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Author's Notes

"This is a continuation of the ‘Bear and Girl’ story arc, but you can read it on its own. The earlier stories will provide more context, but if you're okay with a talking Polar Bear, then jump right in!"

Bear came rumbling into the great room of the cabin, muttering to himself. He threw himself down on the rag rug in the center of the room, gave a huge sigh, and closed his eyes.

Girl, who was making herself some lunch, said, “Is everything okay, Bear?”

Bear ignored her.

She walked gingerly over to him and stood nearby. “Bear?”

“WHAT?” he shouted.

Girl jumped back. This was most un-Bear-like behavior. “I’m sorry, I didn’t mean to disturb you – but you seem unhappy about something. May I help in some way?”

Bear collapsed back onto the rug, continuing to grumble, but said nothing else.

Girl walked to the door and peered out, but saw nothing unusual.

She looked back at Bear – who now had one eye open, looking at her.

He lifted his head and said, “If you must know, it’s those damned rabbits again!”

Girl looked out at the meadow in front of the cabin but saw nothing, and no signs of any rabbits. “Sorry?” she said.

Bear heaved another big sigh, then said in a very huffy voice, “I was just trying to lie in the sun on the meadow, but each time I was almost asleep, a rabbit would come over and pull my tail, then scamper away. I could hear the wretched animals giggling among themselves.” He huffed again and shut his eyes.

Girl stared at him. “Rabbits?”

“Rabbits!” he confirmed.

“Bear, I’m sorry, but…aren’t you a lot bigger than any rabbit? Why aren’t they scared of you?”

“Because they’re agile, and I’m not. Sure, I could run one down – eventually – but they’re just barely a mouthful, and not worth expending the energy on. And they know it. Ever since one of them tried tweaking my tail and got away with it, it’s become a game for them. ‘Bullyrag the Bear’ they call it. Or some such.

“Rabbits!” he said dismissively, then shut his eyes.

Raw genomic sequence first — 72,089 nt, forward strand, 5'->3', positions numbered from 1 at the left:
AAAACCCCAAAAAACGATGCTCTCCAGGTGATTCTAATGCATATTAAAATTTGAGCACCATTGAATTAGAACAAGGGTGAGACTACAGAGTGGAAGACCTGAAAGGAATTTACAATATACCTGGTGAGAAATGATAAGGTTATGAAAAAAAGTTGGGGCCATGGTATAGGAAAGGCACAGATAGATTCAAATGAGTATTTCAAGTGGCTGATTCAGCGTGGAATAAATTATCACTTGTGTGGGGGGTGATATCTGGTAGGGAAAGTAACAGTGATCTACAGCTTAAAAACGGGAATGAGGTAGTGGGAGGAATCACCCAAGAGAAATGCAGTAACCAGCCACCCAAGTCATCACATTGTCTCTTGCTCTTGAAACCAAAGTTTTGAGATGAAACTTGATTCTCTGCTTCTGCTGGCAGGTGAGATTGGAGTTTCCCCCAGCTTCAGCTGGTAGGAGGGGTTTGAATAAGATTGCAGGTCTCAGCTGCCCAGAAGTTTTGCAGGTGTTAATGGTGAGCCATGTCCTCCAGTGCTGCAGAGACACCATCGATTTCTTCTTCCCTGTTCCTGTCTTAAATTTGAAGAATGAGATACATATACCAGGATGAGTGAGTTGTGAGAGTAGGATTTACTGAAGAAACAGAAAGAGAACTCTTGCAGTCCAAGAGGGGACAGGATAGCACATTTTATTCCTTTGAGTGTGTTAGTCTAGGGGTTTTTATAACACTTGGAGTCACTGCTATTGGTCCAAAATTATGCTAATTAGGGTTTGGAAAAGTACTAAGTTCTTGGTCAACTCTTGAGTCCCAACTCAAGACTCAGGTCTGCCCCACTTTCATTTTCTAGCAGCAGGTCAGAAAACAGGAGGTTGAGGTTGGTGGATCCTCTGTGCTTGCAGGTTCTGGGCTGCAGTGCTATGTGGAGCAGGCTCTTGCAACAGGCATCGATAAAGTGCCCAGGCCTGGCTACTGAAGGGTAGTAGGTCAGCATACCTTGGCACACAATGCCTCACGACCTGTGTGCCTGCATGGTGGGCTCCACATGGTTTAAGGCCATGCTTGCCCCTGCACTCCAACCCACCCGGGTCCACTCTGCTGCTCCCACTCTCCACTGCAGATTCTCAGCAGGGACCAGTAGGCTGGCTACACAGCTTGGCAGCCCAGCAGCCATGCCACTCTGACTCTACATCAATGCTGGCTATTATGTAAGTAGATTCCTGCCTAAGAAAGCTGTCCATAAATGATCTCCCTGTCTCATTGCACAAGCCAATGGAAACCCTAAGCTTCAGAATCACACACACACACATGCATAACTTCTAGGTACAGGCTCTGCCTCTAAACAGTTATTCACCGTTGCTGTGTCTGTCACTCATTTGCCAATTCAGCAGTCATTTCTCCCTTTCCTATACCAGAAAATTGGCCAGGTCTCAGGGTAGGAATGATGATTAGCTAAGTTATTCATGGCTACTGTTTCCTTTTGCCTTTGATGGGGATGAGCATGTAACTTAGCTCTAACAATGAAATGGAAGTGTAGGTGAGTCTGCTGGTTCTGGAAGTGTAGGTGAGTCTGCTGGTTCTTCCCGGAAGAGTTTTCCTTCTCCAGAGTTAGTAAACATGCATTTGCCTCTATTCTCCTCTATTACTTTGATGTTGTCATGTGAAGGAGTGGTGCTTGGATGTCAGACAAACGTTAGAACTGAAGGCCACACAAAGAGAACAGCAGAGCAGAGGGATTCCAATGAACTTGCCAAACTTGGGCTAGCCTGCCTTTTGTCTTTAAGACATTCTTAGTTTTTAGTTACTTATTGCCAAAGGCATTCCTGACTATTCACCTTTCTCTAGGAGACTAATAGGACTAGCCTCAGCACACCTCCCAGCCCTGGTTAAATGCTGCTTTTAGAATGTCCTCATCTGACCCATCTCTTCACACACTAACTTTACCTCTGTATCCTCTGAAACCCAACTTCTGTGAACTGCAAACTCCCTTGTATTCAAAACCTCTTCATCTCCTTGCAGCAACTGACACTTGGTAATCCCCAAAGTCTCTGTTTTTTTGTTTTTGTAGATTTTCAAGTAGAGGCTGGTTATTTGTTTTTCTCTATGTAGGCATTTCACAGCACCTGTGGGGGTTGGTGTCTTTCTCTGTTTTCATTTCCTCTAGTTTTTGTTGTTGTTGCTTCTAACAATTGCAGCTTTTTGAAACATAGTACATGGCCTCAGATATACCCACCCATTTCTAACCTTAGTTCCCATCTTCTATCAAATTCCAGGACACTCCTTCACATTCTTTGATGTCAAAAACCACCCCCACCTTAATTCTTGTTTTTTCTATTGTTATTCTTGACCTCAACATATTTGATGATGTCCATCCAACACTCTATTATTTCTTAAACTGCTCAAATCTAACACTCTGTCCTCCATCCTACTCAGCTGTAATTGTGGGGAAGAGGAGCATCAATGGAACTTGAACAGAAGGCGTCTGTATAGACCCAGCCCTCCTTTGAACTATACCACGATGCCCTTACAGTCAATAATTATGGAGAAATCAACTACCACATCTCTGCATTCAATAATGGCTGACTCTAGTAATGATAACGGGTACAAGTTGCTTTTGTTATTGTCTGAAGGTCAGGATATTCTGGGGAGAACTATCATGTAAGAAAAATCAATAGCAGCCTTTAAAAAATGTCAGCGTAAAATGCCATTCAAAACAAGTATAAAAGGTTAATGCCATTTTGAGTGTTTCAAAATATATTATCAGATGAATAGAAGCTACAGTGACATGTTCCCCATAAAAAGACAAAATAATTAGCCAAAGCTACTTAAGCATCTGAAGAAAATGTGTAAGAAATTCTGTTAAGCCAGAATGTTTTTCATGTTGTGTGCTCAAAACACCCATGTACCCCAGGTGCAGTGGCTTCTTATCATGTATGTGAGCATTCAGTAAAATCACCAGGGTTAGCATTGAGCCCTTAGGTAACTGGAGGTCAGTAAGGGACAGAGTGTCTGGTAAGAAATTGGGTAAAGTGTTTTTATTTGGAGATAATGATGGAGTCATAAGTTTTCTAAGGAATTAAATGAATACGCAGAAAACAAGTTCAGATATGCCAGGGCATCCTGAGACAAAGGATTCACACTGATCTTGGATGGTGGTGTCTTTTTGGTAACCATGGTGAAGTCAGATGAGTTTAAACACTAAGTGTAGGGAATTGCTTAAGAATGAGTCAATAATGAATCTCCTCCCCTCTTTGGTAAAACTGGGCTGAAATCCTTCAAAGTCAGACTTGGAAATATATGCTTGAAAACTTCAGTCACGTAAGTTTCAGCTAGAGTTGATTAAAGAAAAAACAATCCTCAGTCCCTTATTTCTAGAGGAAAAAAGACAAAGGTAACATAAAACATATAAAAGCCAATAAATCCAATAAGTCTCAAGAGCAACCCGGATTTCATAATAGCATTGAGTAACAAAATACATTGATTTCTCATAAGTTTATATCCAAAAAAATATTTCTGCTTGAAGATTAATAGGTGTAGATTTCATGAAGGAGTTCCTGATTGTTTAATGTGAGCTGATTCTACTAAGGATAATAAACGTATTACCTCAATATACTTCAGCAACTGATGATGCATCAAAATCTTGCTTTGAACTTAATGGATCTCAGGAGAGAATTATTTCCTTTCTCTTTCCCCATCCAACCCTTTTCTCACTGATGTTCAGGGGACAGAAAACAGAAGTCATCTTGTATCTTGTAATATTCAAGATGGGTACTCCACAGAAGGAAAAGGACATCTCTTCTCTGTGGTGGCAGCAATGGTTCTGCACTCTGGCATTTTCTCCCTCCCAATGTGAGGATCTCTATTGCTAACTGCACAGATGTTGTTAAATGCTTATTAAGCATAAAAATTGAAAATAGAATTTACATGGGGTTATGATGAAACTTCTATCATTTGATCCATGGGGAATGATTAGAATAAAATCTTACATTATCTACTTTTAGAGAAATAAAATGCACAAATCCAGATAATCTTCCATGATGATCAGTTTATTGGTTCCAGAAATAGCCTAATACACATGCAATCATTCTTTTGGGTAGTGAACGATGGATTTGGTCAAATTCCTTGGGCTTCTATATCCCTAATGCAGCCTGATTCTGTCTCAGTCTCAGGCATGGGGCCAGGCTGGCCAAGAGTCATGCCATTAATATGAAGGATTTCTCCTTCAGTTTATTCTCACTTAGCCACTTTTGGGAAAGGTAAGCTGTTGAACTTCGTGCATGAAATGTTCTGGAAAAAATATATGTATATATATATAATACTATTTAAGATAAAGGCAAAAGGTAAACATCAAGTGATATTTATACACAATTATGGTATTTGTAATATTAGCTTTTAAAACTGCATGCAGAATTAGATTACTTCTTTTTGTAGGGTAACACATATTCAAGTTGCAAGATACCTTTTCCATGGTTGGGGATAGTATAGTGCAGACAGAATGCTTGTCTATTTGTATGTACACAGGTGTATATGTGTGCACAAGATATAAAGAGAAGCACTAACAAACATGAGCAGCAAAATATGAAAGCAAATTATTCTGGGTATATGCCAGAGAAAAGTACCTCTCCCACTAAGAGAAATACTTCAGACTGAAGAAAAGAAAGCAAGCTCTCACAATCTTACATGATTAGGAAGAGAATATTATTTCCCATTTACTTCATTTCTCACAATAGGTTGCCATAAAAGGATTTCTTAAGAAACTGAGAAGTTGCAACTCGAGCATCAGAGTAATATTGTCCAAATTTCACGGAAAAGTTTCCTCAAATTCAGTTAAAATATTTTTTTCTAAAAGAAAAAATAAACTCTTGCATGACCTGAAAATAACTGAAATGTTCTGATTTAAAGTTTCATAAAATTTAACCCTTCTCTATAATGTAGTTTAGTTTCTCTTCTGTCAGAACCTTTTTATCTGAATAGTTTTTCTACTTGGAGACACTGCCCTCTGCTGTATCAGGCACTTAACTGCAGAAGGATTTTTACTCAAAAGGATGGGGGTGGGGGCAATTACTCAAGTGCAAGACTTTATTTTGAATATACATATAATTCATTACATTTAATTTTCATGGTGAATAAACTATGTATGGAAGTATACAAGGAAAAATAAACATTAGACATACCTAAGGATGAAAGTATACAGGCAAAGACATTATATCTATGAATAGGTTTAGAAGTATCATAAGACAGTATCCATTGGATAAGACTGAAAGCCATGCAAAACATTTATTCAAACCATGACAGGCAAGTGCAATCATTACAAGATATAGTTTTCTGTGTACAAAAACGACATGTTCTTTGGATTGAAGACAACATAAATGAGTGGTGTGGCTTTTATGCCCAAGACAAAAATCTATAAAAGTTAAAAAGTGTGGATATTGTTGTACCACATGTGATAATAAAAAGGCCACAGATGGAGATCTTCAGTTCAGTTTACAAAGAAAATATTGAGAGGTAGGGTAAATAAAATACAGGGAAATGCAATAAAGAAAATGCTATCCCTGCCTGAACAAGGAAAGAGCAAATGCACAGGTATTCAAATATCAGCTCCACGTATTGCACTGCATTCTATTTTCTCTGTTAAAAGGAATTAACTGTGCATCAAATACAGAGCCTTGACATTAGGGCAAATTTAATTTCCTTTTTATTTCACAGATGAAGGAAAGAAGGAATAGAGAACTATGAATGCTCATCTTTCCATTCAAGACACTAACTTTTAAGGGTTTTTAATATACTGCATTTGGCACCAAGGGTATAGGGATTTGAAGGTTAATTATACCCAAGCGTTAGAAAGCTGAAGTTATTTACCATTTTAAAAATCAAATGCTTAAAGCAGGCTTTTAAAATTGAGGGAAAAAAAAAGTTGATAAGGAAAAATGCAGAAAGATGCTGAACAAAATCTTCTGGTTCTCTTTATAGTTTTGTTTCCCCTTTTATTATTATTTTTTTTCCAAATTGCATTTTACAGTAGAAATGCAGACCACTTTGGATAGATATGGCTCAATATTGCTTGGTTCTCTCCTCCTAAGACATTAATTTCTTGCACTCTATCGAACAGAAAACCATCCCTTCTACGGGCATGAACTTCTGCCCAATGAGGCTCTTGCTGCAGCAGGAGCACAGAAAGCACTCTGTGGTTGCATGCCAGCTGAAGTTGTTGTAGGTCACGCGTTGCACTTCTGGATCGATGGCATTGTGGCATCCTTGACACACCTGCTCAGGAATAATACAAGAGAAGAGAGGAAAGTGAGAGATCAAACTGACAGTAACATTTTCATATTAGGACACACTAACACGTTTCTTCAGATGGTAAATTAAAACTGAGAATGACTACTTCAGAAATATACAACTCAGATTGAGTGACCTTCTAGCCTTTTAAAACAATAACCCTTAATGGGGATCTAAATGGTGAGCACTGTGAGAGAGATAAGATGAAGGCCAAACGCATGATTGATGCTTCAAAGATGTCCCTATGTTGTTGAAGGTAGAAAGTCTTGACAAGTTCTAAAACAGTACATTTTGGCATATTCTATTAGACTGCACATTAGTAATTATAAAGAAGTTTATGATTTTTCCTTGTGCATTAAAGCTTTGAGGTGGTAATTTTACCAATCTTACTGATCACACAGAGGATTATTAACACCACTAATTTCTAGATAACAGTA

“Could someone help you with them? Maybe…skreee or whatever your hawk friend’s name is? She could swoop down and grab them.”

“She doesn’t like rabbits. They make her jumpy.” Bear huffed again.

Then, suddenly, he lifted his head. “Wait… I know someone who does like rabbit. He’d be perfect! Oh boy! That’s it!

“Thank you, Girl!”

Girl looked uncertainly at Bear, then said, “You’re…welcome? I’m not sure what I did, but I hope it helps.”

Bear started chuckling. “Oh, it will.” Then he opened one eye. “I hope you like mischievous people because that’s Henry!”

He closed his eye again and was soon sound asleep on the rug.


The next morning, the two friends were sitting out on the porch, watching the shadows move along the mountains as the sun rose higher. Bear had already been out to forage for breakfast, and came back chuckling, but refused to say why. Girl had had breakfast and was waiting to see if Bear would suggest some kind of outing … which he hadn’t so far. Instead, he sat there with a silly grin on his face.

Girl was wondering what he was up to and had finally worked up the nerve to ask him. She turned towards him, and said “Bear…,” then stopped.

Bear swiveled his head to face her and said, “Yes?” but nothing more.

Girl was speechless. There, sitting on top of Bear’s head, was a fox. The fox’s grin matched Bear’s own – yet, Bear did not seem to be aware of the fox.